The Nuclear and Industrial Safety Agency in Japan has doubled its estimate of the radiation released by the Fukushima nuclear plant in the aftermath of the massive earthquake and tsunami.
It has also admitted the meltdown in two of the reactors was much faster than originally thought.
NISA says it believes the Fukushima plant emitted almost 800,000 terabecquerels of radioactive material into the air in the days after it was hit by a 9.0-magnitude earthquake and massive tsunami on 11 March.
The ABC reports that is more than double the original estimate. It is based on new information suggesting the No 1 and No 2 reactors suffered meltdowns much earlier than thought.
The revision reveals the failure to contain the disaster resulted in much more radioactive contamination of the soil, sea and air than the plant's operators had acknowledged.
The disaster is rated a maximum seven on the international nuclear accident scale - the same level as the Chernobyl meltdown 25 years ago.
In late May, it was feared two workers at the crippled plant in north-east Japan were exposed to radiation above the level allowed in emergencies.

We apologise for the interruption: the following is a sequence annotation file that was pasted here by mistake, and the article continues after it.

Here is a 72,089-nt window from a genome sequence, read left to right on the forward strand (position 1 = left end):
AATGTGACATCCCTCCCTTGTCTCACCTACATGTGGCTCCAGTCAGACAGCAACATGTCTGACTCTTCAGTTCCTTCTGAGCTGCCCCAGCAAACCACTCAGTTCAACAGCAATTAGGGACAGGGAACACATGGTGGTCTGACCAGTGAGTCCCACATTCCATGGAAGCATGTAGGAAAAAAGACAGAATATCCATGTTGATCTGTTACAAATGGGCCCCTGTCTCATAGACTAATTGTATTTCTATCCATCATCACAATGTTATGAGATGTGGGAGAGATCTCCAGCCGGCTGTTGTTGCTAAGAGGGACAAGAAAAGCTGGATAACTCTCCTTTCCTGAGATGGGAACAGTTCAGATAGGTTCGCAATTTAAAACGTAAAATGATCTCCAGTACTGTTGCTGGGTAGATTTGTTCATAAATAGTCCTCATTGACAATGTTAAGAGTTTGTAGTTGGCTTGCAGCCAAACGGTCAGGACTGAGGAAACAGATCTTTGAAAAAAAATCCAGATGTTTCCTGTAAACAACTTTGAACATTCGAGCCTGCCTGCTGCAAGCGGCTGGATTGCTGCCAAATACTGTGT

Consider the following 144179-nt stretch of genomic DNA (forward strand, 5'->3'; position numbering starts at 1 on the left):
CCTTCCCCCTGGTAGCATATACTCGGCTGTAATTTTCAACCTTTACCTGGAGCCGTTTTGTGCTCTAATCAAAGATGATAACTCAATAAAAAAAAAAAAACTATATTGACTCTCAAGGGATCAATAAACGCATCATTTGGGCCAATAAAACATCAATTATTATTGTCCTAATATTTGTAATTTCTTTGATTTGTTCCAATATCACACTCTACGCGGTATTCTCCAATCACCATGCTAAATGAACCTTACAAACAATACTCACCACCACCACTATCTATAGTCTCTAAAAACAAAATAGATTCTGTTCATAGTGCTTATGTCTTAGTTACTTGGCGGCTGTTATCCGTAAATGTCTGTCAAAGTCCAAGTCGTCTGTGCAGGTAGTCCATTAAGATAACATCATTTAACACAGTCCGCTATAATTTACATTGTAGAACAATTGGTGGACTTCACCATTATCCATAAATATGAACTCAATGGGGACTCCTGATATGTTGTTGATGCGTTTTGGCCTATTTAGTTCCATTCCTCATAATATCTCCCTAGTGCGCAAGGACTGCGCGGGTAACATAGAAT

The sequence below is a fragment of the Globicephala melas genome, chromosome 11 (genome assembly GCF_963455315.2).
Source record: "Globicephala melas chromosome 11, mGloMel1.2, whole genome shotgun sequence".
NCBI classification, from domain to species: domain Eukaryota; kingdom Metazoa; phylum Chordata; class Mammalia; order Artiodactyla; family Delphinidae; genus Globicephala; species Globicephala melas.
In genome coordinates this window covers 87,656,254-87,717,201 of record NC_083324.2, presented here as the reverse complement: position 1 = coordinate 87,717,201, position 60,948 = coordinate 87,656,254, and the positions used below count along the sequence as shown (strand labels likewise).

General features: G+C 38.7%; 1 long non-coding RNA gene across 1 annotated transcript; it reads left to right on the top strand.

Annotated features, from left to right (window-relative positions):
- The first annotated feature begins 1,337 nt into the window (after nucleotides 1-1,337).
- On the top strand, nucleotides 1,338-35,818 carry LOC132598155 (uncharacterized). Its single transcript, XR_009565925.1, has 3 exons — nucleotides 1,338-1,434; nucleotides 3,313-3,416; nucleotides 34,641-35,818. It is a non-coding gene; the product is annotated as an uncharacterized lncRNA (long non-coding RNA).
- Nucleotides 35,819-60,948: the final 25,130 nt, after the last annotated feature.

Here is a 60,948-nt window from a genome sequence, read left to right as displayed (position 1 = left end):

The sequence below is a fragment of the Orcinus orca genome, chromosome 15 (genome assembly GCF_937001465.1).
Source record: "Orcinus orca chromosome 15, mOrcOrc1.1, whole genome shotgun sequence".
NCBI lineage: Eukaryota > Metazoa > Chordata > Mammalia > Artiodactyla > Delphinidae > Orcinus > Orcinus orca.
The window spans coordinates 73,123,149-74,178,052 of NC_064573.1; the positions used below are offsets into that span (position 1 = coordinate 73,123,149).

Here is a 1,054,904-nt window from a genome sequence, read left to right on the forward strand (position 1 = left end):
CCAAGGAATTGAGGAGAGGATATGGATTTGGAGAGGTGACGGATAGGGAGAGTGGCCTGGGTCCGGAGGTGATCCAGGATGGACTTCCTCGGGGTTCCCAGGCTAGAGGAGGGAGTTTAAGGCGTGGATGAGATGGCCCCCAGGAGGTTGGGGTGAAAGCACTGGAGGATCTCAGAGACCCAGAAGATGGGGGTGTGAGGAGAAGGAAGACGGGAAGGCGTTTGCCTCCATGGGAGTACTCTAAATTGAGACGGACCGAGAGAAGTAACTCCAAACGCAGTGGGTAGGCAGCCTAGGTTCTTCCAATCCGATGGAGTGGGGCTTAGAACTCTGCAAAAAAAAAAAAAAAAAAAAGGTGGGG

Japanese media have reported that Tokyo Electric Power Company workers were exposed to at least 250 millisieverts of radiation.
The ABC reports the maximum dose used to be 100 millisieverts, but it was raised to 250 after the nuclear crisis began.
It is believed the men were exposed while working in the plant's central control room and outside the reactor buildings.
Internal exposure occurs when people take radioactive substances into their bodies through tainted air or food and drink.
The workers were reportedly found with levels of radioactive iodine in their thyroid glands 10 times higher than that of their fellow workers.
TEPCO says it has been measuring the internal exposure to radiation of all employees involved in emergency work at the Fukushima plant.